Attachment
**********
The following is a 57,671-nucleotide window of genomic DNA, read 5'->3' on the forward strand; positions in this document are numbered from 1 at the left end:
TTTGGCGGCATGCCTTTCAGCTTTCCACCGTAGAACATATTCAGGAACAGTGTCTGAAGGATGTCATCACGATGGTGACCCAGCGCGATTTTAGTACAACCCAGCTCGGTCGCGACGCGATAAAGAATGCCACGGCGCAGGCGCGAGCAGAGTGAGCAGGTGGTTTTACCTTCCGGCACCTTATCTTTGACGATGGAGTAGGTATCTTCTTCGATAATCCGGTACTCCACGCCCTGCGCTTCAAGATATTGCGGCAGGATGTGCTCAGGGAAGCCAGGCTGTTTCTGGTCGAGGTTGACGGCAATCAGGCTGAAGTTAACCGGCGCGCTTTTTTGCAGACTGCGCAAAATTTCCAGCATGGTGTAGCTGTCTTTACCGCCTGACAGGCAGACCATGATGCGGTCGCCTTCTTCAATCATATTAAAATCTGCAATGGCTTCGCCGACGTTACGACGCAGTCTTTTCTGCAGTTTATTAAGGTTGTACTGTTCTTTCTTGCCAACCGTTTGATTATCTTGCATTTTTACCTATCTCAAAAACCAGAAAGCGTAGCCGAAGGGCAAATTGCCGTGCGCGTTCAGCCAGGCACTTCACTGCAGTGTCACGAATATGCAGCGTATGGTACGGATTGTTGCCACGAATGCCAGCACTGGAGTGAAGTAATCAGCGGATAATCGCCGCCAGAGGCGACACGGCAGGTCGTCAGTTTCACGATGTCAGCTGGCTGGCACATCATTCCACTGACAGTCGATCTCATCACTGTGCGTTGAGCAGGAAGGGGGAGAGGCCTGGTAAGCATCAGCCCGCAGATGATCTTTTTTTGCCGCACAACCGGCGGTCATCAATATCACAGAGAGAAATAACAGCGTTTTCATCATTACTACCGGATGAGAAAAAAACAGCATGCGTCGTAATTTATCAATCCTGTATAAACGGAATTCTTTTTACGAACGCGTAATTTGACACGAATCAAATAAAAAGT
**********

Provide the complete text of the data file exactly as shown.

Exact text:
The following is a 57,671-nucleotide window of genomic DNA, read 5'->3' on the forward strand; positions in this document are numbered from 1 at the left end:
TTTGGCGGCATGCCTTTCAGCTTTCCACCGTAGAACATATTCAGGAACAGTGTCTGAAGGATGTCATCACGATGGTGACCCAGCGCGATTTTAGTACAACCCAGCTCGGTCGCGACGCGATAAAGAATGCCACGGCGCAGGCGCGAGCAGAGTGAGCAGGTGGTTTTACCTTCCGGCACCTTATCTTTGACGATGGAGTAGGTATCTTCTTCGATAATCCGGTACTCCACGCCCTGCGCTTCAAGATATTGCGGCAGGATGTGCTCAGGGAAGCCAGGCTGTTTCTGGTCGAGGTTGACGGCAATCAGGCTGAAGTTAACCGGCGCGCTTTTTTGCAGACTGCGCAAAATTTCCAGCATGGTGTAGCTGTCTTTACCGCCTGACAGGCAGACCATGATGCGGTCGCCTTCTTCAATCATATTAAAATCTGCAATGGCTTCGCCGACGTTACGACGCAGTCTTTTCTGCAGTTTATTAAGGTTGTACTGTTCTTTCTTGCCAACCGTTTGATTATCTTGCATTTTTACCTATCTCAAAAACCAGAAAGCGTAGCCGAAGGGCAAATTGCCGTGCGCGTTCAGCCAGGCACTTCACTGCAGTGTCACGAATATGCAGCGTATGGTACGGATTGTTGCCACGAATGCCAGCACTGGAGTGAAGTAATCAGCGGATAATCGCCGCCAGAGGCGACACGGCAGGTCGTCAGTTTCACGATGTCAGCTGGCTGGCACATCATTCCACTGACAGTCGATCTCATCACTGTGCGTTGAGCAGGAAGGGGGAGAGGCCTGGTAAGCATCAGCCCGCAGATGATCTTTTTTTGCCGCACAACCGGCGGTCATCAATATCACAGAGAGAAATAACAGCGTTTTCATCATTACTACCGGATGAGAAAAAAACAGCATGCGTCGTAATTTATCAATCCTGTATAAACGGAATTCTTTTTACGAACGCGTAATTTGACACGAATCAAATAAAAAGT